Their senior year began with sadness and horror. Two fellow students at Brentwood High School were beaten to death in the street. The corpses of three more were discovered in secluded spots — all victims of suspected gang violence.
But as they prepare to graduate Sunday, two valedictorians and one of the salutatorians at the huge school insist their stories of scholarship, unity and perseverance deserve as much attention as the carnage.
All three are children of immigrants and the first in their families to graduate high school.
One spent her junior year living in a homeless shelter.
"The Brentwood that the world has come to know is not the Brentwood that we have come to know," said Reeda Iqbal, valedictorian at the district's Sonderling Center, who is headed to Harvard. "I've had so many people say, 'Oh, do you have to carry a knife or a gun to school?' and I just say 'No.' I feel like in the hallways everyone is as equal as anyone else."
Approximately 1,200 students from Brentwood's two campuses, Sonderling and the neighboring Ross Center, graduate Sunday.
Residents say the suburban community of modest ranch homes, warehouses and strip malls 40 miles east of New York City has always been a diverse, welcoming place for immigrants and others trying to make better lives for their children. State statistics show the high school, one of the biggest in the U.S., has about 80 percent Hispanic enrollment, including many newly arrived immigrants.
But the community has been beset by a streak of brutal violence: A street gang with Central American ties, MS-13, has been accused of 11 killings in Brentwood and neighboring Central Islip since the school year began. Most of the victims are teenagers. The cases caught the attention of President Donald Trump, who in April dispatched Attorney General Jeff Sessions to Long Island pledging to stem the violence.
Although the community has contended with gang violence for years, the murders that galvanized the community were those of 15-year-old Nisa Mickens and 16-year-old Kayla Cuevas. The girls, lifelong friends, were slaughtered with machetes and baseball bats as they walked near their homes. Authorities said Kayla had been feuding with gang members but Nisa was merely in the wrong place at the wrong time.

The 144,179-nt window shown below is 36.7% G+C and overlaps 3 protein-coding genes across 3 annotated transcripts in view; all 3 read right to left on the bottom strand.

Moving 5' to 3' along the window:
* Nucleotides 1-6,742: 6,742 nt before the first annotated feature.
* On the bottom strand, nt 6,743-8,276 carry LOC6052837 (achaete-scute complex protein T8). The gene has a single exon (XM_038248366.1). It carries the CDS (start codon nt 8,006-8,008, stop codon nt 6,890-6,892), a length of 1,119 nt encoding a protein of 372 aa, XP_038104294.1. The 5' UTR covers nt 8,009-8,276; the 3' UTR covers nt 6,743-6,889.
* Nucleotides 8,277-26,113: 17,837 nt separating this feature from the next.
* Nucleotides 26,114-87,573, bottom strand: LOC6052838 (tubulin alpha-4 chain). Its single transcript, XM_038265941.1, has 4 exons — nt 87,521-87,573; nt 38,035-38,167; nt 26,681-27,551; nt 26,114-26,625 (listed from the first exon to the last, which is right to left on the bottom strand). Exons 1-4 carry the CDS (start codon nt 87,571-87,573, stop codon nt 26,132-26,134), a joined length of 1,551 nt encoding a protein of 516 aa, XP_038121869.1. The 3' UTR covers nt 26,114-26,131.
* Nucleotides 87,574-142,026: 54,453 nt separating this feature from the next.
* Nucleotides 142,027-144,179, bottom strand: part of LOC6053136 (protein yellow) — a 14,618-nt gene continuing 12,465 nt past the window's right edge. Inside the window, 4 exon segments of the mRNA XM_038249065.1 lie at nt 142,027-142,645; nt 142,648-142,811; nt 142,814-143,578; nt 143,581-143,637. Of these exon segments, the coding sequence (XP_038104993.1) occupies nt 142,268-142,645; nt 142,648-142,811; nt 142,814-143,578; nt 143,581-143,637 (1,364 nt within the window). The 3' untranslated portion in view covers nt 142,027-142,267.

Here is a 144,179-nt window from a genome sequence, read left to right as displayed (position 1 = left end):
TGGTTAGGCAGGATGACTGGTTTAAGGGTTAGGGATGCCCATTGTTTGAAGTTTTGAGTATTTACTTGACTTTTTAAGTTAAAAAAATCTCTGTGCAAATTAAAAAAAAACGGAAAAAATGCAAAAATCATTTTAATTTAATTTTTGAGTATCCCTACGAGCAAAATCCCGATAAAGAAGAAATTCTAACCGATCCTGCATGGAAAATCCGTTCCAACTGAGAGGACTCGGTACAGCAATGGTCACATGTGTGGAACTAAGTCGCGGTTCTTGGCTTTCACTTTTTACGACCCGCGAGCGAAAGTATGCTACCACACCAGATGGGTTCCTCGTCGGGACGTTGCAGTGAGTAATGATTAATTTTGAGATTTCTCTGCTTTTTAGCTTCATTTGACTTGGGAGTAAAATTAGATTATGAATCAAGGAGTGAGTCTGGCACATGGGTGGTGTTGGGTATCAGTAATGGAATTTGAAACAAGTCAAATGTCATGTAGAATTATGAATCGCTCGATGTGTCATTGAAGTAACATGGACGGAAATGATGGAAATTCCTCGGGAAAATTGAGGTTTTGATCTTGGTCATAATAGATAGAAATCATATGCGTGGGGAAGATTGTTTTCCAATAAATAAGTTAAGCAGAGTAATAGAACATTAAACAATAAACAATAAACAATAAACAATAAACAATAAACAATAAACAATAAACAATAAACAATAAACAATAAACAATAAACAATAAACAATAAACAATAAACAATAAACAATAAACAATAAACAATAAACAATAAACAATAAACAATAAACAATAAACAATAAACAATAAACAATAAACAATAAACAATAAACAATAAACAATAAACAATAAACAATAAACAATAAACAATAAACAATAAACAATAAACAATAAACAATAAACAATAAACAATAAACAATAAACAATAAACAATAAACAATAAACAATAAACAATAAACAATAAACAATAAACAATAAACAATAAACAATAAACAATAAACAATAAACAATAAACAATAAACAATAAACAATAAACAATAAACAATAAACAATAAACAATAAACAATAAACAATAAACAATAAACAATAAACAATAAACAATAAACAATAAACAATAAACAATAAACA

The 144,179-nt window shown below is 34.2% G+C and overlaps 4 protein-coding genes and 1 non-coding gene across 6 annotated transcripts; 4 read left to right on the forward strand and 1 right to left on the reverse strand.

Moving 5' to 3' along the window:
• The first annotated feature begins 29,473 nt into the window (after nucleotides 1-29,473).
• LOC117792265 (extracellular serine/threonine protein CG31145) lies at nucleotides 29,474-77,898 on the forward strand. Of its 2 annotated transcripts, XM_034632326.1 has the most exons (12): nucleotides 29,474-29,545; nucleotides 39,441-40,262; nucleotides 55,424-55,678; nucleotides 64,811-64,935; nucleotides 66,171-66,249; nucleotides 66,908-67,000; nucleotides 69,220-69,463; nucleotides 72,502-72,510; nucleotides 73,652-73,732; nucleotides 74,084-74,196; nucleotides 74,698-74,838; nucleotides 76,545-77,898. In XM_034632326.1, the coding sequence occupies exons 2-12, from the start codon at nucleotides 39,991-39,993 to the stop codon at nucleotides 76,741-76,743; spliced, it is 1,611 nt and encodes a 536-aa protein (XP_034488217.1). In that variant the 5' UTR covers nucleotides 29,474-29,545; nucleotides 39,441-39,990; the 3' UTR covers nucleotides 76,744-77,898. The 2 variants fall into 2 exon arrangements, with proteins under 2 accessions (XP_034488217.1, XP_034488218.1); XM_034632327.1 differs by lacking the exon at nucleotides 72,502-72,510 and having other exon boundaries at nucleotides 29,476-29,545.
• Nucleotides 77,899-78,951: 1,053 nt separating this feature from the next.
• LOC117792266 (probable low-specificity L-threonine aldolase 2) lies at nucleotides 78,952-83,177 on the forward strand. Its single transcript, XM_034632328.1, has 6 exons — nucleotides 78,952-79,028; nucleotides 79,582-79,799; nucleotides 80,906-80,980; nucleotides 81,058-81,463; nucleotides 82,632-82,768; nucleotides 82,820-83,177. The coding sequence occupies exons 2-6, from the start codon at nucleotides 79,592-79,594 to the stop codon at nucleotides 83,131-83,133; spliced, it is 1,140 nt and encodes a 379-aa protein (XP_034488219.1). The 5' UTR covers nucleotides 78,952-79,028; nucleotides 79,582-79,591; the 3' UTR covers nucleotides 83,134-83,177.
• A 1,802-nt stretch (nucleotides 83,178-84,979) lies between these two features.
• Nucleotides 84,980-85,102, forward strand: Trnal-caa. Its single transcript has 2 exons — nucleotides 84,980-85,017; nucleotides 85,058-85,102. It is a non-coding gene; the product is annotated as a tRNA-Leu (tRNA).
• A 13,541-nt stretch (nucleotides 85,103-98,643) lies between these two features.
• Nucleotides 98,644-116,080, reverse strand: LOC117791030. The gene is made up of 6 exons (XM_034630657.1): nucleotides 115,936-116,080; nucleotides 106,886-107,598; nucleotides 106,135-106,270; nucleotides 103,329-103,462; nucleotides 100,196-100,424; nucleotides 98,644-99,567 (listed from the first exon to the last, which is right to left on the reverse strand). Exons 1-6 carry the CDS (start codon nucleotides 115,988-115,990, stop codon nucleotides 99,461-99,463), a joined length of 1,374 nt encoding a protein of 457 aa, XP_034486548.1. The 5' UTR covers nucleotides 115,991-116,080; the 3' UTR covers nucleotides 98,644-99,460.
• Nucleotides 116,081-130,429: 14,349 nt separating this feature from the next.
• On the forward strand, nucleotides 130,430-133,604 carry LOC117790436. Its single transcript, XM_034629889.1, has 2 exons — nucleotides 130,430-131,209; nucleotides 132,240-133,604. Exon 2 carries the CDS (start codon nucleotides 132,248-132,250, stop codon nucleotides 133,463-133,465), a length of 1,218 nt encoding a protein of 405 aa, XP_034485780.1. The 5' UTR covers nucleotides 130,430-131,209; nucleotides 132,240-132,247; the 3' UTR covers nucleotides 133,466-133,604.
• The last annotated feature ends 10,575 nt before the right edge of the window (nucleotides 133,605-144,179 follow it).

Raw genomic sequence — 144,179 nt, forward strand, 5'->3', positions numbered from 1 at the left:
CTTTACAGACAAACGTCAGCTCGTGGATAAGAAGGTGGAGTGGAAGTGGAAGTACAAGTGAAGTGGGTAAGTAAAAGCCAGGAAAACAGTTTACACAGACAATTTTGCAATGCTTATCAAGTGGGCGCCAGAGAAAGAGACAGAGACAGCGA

The tragic impact of that bloodshed is not lost on the school's top scholars, but they say it is not the full picture of life in their school.
"All of us, we're trying to prove a point that Brentwood is not a gang-filled place," said Michael Simoes, valedictorian at the Ross Center, who plans on becoming a surgeon. "It's filled with a lot of people with passion with a lot of dreams to go places."
He will major in biology at Stony Brook University. His parents emigrated from Portugal before he was born, and emphasized the importance of education.
Simoes, who is chapter president of the National Honor Society and a player on the league-champion tennis team, says in addition to striving for academic excellence, he has worked with his father for years doing construction work and other tasks.
"He teaches me all the life skills people would have to pay for," he said, citing car mechanics, concrete masonry, plumbing and electricity.
Saray Vazquez, salutatorian at Sonderling, spent her junior year living in a homeless shelter in Brentwood before her family found a home they could afford.
Her mother emigrated from El Salvador and father came from Puerto Rico.
"Since I was a kid, getting a good education and excelling was seen as the next step to achieving what they didn't have," Vazquez said. Her family's financial struggles were another motivator.
"The thought that I could get us out of it in a way through working hard, doing well in school, was just something to push me farther. And I got through it." She will major in environmental science at The City College of New York.
Iqbal's parents emigrated from Pakistan with hopes of going to college, but "financial realities" precluded that.
"I'm the first in my family to go to college, so that dream ... has kind of like shifted toward me," she said.
In her junior year, she started a program called Generation Success that mentors first-generation students on preparing for college. It also provides tips on financial aid, writing transcripts and college essays. "You're making a difference to kids whose parents didn't go to college and may be from lower income backgrounds don't know about these things," she said.
The Ross Center will have co-salutatorians: Roniesha Tinling and Nicholas Otera. Tingling is headed to Georgetown University to study law and Otera is going to Syracuse University to study forensic science and physics.
"I definitely would say to the world that Brentwood is not as bad as it seems, and probably will never be as bad as it seems," Iqbal said.